U.S. District Judge Edward Korman did not take well to the Obama administration’s appeal of the judge’s recent order to lift all age restrictions on the Plan B “morning-after pill.” In his original ruling last month, Korman chided the administration for its “political interference” into the FDA’s recommendation to allow women of all ages to obtain emergency contraception without a prescription. On Tuesday, the federal judge did not hesitate to express his displeasure once again, calling the Justice Department’s appeal “a charade.”
During a hearing in Brooklyn, Korman accused the administration of trying to “sugarcoat this appeal of yours” to hide their true attempt to stall the court order. Though the court’s ruling is not expected until the end of the week, Korman made his outrage over the “total and complete corruption of the administrative process” quite clear:
When the government lawyer argued that delaying Korman’s order while it was on appeal was in the public interest, the judge responded, “Is there a public interest in unwanted pregnancies … that can often result in abortions?”
The judge also expressed outrage at another provision under the new FDA rules that would require government-issued photo identification to get the pills, placing an “impossible burden” on disadvantaged people without IDs.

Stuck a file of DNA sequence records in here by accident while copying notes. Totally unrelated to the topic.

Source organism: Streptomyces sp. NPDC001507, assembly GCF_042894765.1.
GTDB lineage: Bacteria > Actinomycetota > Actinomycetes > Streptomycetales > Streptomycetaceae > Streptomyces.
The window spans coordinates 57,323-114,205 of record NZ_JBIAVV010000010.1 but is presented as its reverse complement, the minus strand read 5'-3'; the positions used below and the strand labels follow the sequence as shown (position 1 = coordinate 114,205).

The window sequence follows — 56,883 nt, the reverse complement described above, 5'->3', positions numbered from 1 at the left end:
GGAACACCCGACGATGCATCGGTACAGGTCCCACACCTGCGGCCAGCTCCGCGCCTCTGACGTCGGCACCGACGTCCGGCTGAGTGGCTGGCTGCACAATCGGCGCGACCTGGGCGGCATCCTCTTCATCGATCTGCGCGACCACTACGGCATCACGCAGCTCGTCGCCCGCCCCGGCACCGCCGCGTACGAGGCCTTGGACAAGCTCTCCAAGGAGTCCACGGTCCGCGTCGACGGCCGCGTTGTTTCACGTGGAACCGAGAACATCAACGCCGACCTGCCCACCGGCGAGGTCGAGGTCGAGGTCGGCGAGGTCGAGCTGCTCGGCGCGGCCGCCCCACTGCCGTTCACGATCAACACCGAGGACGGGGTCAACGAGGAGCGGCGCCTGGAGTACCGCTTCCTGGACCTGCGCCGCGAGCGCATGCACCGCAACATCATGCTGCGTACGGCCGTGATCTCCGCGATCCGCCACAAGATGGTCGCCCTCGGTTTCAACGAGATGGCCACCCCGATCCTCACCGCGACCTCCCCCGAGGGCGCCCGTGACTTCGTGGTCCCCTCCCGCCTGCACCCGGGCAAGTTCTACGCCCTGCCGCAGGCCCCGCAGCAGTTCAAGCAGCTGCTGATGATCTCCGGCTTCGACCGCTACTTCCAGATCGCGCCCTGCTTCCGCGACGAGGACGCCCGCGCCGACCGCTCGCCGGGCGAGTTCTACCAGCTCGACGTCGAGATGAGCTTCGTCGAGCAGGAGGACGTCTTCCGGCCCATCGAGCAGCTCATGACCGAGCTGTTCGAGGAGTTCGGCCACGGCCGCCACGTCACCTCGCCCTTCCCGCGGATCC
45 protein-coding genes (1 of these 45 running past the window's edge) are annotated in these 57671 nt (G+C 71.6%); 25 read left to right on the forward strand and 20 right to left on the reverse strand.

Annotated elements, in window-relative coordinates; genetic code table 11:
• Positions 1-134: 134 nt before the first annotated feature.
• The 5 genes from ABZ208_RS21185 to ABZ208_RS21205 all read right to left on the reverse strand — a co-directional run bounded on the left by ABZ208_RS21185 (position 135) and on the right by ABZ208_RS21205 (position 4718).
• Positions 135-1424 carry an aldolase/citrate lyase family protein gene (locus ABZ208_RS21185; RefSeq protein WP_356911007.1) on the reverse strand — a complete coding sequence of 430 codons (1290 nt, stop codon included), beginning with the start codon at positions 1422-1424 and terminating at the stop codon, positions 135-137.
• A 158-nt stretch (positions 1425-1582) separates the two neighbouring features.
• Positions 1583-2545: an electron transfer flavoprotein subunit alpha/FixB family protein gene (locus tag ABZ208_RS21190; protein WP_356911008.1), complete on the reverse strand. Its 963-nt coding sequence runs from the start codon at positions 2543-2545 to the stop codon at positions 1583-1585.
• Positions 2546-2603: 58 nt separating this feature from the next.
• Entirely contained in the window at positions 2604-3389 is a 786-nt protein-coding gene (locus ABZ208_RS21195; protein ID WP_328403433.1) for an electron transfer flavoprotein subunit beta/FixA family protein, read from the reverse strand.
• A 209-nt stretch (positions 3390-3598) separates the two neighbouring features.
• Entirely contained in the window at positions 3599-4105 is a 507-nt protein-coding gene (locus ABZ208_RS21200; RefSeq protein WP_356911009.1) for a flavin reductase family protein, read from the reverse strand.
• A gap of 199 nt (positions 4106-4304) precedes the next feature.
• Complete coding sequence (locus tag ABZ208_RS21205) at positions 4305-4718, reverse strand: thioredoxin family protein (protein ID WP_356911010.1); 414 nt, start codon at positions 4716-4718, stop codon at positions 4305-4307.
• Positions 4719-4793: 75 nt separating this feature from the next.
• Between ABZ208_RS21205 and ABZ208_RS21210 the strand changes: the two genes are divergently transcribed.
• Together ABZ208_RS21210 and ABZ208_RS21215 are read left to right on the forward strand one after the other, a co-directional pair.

“The poor, the young and African-Americans are going to be put in the position of not having access to this drug,” he said.
Making the same point earlier, he asked, “Is that the policy of the Obama administration?”
Korman also speculated that the FDA’s new policy restricting Plan B for girls under 15 instead of under 17 was intended to undermine his ruling, which would have removed all limits on the drug’s availability this week. Indeed, the Obama administration’s apparently arbitrary age limits have no basis in scientific research. Multiple studies have found Plan B to be safer than even aspirin for all ages. Moreover, making women prove their age before buying Plan B creates an unnecessary burden for undocumented women and teens who don’t have government-issued documents. Women’s advocacy organizations erupted in protest over Obama’s decision to appeal the court order to remove these limits.